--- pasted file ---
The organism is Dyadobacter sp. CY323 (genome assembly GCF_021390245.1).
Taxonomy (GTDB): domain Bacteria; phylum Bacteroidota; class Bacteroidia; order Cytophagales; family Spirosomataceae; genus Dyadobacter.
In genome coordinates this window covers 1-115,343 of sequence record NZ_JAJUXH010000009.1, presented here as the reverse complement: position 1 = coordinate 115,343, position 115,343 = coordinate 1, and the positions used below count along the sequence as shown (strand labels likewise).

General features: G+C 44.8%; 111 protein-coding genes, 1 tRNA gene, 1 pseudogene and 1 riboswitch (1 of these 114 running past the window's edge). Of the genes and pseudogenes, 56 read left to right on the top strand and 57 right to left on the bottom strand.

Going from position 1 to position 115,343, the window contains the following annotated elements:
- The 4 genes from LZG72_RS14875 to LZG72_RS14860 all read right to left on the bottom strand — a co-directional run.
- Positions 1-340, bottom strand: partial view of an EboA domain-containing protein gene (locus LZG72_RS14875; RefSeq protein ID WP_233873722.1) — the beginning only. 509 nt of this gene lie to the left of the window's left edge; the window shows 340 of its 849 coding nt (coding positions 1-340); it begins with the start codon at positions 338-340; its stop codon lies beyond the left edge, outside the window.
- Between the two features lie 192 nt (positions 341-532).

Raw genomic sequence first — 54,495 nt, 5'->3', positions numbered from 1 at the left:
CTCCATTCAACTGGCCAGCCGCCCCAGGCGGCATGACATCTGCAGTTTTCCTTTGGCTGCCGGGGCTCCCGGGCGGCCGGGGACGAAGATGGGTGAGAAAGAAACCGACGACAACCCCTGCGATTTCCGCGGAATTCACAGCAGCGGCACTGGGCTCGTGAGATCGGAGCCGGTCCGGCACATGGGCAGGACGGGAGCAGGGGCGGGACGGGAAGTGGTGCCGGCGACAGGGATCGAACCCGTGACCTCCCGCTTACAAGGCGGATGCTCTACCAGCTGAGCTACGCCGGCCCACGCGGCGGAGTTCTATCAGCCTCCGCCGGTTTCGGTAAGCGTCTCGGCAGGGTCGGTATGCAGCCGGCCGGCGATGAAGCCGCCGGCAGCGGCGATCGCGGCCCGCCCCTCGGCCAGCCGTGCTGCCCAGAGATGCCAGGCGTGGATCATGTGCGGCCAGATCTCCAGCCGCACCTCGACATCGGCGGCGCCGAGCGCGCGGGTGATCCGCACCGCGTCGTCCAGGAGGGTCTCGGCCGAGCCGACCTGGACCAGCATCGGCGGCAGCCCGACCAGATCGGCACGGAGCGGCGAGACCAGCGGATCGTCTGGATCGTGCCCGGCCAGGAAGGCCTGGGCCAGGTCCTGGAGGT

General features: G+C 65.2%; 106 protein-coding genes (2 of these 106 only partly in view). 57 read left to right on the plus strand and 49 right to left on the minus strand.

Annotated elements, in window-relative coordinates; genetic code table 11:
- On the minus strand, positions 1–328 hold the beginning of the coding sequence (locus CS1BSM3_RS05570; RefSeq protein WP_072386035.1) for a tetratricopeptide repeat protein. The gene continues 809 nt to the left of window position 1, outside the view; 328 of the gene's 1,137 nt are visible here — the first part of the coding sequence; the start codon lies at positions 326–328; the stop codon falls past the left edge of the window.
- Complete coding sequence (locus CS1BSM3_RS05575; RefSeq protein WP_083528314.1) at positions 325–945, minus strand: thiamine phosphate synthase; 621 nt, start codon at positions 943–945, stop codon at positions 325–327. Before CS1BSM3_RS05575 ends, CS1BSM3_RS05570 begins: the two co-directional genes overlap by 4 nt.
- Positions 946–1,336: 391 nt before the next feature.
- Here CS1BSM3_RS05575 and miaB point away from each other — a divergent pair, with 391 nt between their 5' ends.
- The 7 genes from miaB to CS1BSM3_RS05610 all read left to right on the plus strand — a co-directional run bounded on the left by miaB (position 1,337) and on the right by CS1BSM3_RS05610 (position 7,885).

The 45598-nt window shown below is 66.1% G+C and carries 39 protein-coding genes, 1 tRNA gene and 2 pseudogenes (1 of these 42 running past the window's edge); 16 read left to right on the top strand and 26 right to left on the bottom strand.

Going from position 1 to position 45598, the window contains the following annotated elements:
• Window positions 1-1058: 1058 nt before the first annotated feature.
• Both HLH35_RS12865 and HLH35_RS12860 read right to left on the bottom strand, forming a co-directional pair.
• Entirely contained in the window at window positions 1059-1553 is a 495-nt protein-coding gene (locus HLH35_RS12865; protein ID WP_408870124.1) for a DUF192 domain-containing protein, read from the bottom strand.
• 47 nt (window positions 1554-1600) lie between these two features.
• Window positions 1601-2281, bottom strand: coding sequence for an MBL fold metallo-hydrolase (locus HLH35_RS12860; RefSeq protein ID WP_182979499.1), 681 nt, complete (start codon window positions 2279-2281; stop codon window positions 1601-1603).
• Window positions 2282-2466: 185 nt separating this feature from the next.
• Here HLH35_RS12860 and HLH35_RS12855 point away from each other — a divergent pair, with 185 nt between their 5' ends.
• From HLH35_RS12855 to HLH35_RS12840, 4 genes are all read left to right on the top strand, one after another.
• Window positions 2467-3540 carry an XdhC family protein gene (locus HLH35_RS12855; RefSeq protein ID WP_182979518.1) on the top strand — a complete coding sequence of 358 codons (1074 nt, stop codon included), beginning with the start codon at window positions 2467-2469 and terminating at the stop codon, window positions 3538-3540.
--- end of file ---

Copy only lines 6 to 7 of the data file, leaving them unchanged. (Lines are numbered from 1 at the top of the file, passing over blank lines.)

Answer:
- The 4 genes from LZG72_RS14875 to LZG72_RS14860 all read right to left on the bottom strand — a co-directional run.
- Positions 1-340, bottom strand: partial view of an EboA domain-containing protein gene (locus LZG72_RS14875; RefSeq protein ID WP_233873722.1) — the beginning only. 509 nt of this gene lie to the left of the window's left edge; the window shows 340 of its 849 coding nt (coding positions 1-340); it begins with the start codon at positions 338-340; its stop codon lies beyond the left edge, outside the window.